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Glynn County Planning Process Fails School Children
and Minorities, Again.

    The Glynn County land use planning and approval process has failed our children and minorities, again.  A second asphalt plant is locating on Whitlock Street, ˝ mile from three schools and in the heart of minority neighborhoods, all made possible by Glynn County’s re-zoning and approval process.
 

The GEC requested a Public Hearing, which was held on August 24th in the Brunswick High School cafeteria.   Concerns expressed included the following:

   The Glynn County Commission protested the first asphalt plant air permit in 2003 due to impacts to schools and nearby residential neighborhoods. How could the Commission approve another asphalt plant right next to the first?  The answer lies in the Glynn County planning and approval process. 

   School locations are not considered when Glynn County plans and approves land uses that will pollute.  The Georgia Environmental Protection Division only considers if the air permit to pollute meets regulations, and does not become involved in local land use decisions.

 
GEC and community members expressed concerns about the air permit for second asphalt plant on Whitlock Street in Brunswick at the August 24th, 2006 public hearing.
Hazardous pollutants include potent central nervous system toxicants and suppressants, many of which are released close to Brunswick’s schools, which could reduce the ability to learn or influence test taking ability.   Failure to learn or suppressed learning potential during the first few years of school can have significant impacts later in life.  Brunswick’s schools have a very high dropout rate, which could be attributable in part to environmental conditions that damage or suppress learning ability and potential during elementary school.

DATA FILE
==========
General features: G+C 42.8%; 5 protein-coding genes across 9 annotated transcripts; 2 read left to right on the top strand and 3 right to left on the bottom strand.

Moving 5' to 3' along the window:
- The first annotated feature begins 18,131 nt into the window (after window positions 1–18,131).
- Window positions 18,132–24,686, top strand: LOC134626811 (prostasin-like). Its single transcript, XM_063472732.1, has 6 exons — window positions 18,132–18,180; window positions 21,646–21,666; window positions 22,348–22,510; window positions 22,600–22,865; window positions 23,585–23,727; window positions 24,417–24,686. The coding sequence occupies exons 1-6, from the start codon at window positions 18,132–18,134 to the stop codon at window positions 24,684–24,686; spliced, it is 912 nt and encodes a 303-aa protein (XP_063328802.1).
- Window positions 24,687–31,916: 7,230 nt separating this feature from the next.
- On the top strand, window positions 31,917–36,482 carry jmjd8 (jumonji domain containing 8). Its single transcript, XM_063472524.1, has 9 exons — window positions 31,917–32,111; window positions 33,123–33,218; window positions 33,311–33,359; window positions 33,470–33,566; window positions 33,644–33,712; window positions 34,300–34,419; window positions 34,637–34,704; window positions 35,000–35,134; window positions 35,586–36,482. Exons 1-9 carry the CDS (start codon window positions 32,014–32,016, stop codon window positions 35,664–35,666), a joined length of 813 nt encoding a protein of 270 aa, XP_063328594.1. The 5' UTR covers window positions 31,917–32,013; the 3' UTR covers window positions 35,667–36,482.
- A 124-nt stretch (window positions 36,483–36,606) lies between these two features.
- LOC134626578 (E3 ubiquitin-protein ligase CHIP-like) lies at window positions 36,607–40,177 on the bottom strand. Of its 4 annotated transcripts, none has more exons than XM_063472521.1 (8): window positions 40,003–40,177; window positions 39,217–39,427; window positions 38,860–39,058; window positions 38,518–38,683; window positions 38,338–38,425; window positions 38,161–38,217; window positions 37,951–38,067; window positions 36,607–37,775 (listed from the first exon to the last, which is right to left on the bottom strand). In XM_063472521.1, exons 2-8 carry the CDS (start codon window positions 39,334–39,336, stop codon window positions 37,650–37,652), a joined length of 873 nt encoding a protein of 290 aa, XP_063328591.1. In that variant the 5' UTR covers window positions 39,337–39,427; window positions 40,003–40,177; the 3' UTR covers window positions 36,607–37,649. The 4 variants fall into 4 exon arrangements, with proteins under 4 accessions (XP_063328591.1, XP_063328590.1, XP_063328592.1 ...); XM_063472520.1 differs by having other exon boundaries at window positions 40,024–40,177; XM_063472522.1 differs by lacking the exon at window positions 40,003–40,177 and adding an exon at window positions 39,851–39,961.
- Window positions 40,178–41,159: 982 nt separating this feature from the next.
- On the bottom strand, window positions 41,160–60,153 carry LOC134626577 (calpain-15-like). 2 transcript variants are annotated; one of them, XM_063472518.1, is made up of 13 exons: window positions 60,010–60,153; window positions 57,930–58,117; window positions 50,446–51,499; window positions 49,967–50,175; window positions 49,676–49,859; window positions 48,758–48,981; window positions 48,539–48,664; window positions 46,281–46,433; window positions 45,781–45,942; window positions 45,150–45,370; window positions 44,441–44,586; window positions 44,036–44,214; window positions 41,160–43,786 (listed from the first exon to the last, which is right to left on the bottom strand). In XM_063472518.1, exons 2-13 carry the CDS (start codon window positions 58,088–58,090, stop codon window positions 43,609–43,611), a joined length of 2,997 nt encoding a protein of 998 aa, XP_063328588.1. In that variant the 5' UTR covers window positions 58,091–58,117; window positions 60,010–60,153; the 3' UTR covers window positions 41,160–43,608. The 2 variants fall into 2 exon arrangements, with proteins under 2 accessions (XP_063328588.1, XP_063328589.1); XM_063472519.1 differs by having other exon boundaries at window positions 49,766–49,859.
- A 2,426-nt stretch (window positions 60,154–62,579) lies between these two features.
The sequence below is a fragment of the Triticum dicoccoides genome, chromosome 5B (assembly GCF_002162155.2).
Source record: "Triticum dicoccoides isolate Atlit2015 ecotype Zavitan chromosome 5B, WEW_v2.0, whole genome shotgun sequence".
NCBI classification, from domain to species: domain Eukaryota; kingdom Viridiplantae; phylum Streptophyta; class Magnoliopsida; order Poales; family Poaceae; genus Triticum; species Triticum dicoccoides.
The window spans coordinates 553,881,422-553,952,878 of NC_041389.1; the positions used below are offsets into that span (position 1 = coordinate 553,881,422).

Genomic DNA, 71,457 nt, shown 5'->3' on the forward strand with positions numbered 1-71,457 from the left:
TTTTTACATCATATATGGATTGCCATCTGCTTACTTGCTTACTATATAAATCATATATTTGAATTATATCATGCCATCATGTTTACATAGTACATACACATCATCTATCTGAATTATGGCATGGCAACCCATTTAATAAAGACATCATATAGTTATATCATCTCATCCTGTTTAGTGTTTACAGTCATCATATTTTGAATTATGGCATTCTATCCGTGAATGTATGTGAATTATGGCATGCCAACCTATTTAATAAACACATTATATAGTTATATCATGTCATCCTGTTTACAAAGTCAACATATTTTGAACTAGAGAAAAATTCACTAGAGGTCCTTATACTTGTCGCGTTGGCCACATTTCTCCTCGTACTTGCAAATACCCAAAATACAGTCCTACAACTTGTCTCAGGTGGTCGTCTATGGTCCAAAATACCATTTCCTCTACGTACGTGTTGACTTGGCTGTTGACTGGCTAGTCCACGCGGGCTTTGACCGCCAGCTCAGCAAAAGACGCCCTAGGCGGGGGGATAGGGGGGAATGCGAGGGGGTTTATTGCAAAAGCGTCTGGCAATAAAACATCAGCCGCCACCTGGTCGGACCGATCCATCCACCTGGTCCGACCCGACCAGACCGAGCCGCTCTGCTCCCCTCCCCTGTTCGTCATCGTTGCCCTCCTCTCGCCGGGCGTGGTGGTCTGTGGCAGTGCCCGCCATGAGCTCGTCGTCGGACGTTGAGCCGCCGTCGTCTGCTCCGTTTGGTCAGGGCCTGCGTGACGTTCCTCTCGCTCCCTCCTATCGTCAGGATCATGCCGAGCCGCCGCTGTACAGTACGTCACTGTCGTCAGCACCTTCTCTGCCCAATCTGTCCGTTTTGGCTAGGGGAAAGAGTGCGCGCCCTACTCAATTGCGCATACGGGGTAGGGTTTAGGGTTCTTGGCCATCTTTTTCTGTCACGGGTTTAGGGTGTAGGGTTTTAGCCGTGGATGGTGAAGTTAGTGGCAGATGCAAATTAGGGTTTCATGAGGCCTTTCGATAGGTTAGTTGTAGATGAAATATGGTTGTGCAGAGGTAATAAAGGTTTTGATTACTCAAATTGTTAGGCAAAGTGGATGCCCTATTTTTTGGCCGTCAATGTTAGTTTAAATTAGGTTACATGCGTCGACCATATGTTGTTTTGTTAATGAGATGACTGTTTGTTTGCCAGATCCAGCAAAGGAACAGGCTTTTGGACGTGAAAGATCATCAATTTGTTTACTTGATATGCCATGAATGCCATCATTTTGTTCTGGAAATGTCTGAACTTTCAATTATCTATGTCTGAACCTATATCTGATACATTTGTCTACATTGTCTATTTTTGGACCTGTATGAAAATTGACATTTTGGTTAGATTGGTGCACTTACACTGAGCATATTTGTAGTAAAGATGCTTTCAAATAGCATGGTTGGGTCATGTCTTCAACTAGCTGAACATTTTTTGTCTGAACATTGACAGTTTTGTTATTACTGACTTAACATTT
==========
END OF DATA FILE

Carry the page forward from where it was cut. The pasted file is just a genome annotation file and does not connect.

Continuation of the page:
Glynn County does not consider minority neighborhoods when planning and approving land uses that will result in air pollution.  Under the Civil Rights Act, polluting industries cannot be clustered into minority neighborhoods, which is happening.  Both the Georgia Environmental Protection Division and Glynn County appear to be failing to uphold their obligations under the Civil Rights Act.

   Issuing the Sholan Asphalt Plant an air permit to pollute would disproportionally impact minority populations in violation of the Civil rights Act of 1964.  Over 50% of the people living in the area around the proposed plant are black, compared to 37.3% state-wide, and 31% in Glynn County.  Furthermore, over one-half of all persons receiving public assistance in Glynn County live within the area that would be affected by the Sholan Asphalt Plant.

   The U. S. Environmental Protection Agency (EPA) provides guiding principles for governmental operations and policies in minority communities.  Issuing an air permit to pollute to the Sholan Asphalt plant would be in violation of the EPA’s “Fair Treatment Policy”.

   “Fair Treatment means that no group of people should bear a disproportional share of the negative environmental consequences resulting from industrial, governmental and commercial operations or policies."

   Until Glynn County takes schools and minority neighborhoods into consideration during the land use planning and approval process, we will be destined to continue placing pollution next to schools, and clustering polluting activities in minority neighborhoods.

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